Tackling challenges to initiating conversations (Part II): 14 resources to help address personal, cultural or religious beliefs

Posted on 08/28/2018

Tackling challenges to initiating conversations: Part II

If you or someone you know in your community has trouble initiating end-of-life conversations, you certainly are not alone! In our earlier blog: Tackling challenges to initiating conversations: Part I,  we shared several resources and ideas from communities we work with to help tackle the top challenge cited: discomfort and not knowing how to start.  Another frequently cited challenge we are hearing from communities is that individual beliefs (personal, cultural, religious) may be holding us or others back.

9 TCP resources and a sampling of 5 other community resources to help address personal, cultural or religious beliefs

One of the most frequently cited false beliefs is that advance care planning is only for those nearing end-of-life (e.g. older ages). Many of The Conversation Project (TCP)’s community champions are tackling this belief head on by engaging anyone over the age of 18. In fact, several are tapping youth to not only equip them with the knowledge and skills to have these conversations now, but also to serve as “ambassadors” to help spread the word. One volunteer noted wisely that “youth don’t hold the same taboos as elders” when it comes to talking about end-of-life. We have collected several stories that you can use to help counter this belief in your family or community!

  • Click here to read two first-hand experiences of how millennials/college students are turning this once steadfast assumption right on its head.
  • Check out our new guide to reach college students.
  • Read this case study and video clip from St. Charles Health System to find out how bringing education to youth can help start these conversations early, alleviating fears and empowering youth.
  • Check out this video of TCP community champion Tiffany Callender explaining why the Horizon Foundation is leading community-based efforts to normalize end-of-life conversations for anyone over age 18.
  • Listen to Joan Gibson of The Conversation Project in New Mexico share a poignant story about organ donation to illustrate why it’s important to engage youth in conversations.

Another common barrier is that ever present (no matter what your age) fear of death.

  • Read how one woman tackled her feelings of fear and chose action instead.

Cultural or religious beliefs also hold some back from initiating conversations. These beliefs need to be approached with humility, respect and understanding as we work to bridge the gap between beliefs and conversations. If you are doing community work, get familiar with the demographic make-up of your community as a first step. Every community will approach this differently so look inside your own to find the answers.  We have several resources below that could help but this is by no means exhaustive!

  • Stanford Medicine and their Geriatrics Education Center provides a wealth of resources on cultural and spiritual diversity in end-of-life care, including several training modules on health and health beliefs of various cultures to help you get familiar with some examples.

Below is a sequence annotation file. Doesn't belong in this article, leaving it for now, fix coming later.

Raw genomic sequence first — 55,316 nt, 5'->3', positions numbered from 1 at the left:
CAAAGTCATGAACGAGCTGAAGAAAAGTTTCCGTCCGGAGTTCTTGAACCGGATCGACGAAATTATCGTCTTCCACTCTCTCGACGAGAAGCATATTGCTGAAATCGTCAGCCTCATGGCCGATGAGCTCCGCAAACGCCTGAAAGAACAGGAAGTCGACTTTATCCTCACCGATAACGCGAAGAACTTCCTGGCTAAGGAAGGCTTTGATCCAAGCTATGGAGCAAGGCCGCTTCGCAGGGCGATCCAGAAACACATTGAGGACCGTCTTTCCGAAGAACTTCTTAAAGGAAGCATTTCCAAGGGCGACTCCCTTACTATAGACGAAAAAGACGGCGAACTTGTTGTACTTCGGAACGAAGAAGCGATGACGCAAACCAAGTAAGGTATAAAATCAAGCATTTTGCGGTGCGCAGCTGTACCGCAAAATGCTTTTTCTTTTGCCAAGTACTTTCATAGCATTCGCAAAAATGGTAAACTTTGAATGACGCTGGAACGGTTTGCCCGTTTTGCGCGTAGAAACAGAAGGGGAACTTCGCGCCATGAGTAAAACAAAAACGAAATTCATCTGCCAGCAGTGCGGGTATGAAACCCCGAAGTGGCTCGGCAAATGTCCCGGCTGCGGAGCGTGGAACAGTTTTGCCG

• Harborview Medical Center in Washington state developed an ethnic medicine website, EthnoMed, to make information about culture, language, health, illness and community resources directly accessible to health care providers. Among their resources is this comprehensive article: Cultural Relevance in End-of-Life care. Well worth reviewing!
  • Several of our community champions are working side-by-side with their faith communities to bridge this gap: read more in this case study from the Institute for Human Caring at Providence St. Joseph Health (see also St. Charles Health System case study link above for ways they are engaging with Faith).
  • TCP also has a host of resources to help those in, or wanting to work with those in, faith settings to help preach, teach and help support individuals to link their faith beliefs with intrinsic motivation to start these conversations. Check out our Faith resources (Getting started in congregations, preaching and programs) here.
  • Listen to Reverend Gloria White-Hammond, Co-Pastor at Bethel AME Church in Boston, shares how to bring clinicians and people of faith together, here.
  • Another resource from Stanford that addresses the above two challenges is a program they’ve created that teaches high school students to serve as cultural ambassadors.
  • The Chinese American Coalition for Compassionate Care, formed to address the lack of linguistically and culturally appropriate end-of-life information and training available to the Chinese community and those who serve it, has developed a special bi-lingual deck of playing cards and an accompanying workshop, called Heart to Heart® Cafés, that help prompt a values-based discussion around end-of-life through a card game. As playing cards are a universal draw in the Chinese community, this game helps provide an entry point for family members to discuss this topic, as conversations about death are usually taboo.

What are you hearing or doing to tackle these challenges to initiating conversations?

We know there are many more fabulous examples out there – please share yours here! What lessons can you share from personal or work experience that could help us/others take culture, religious, and personal beliefs into account and better support conversations that may otherwise seem taboo?


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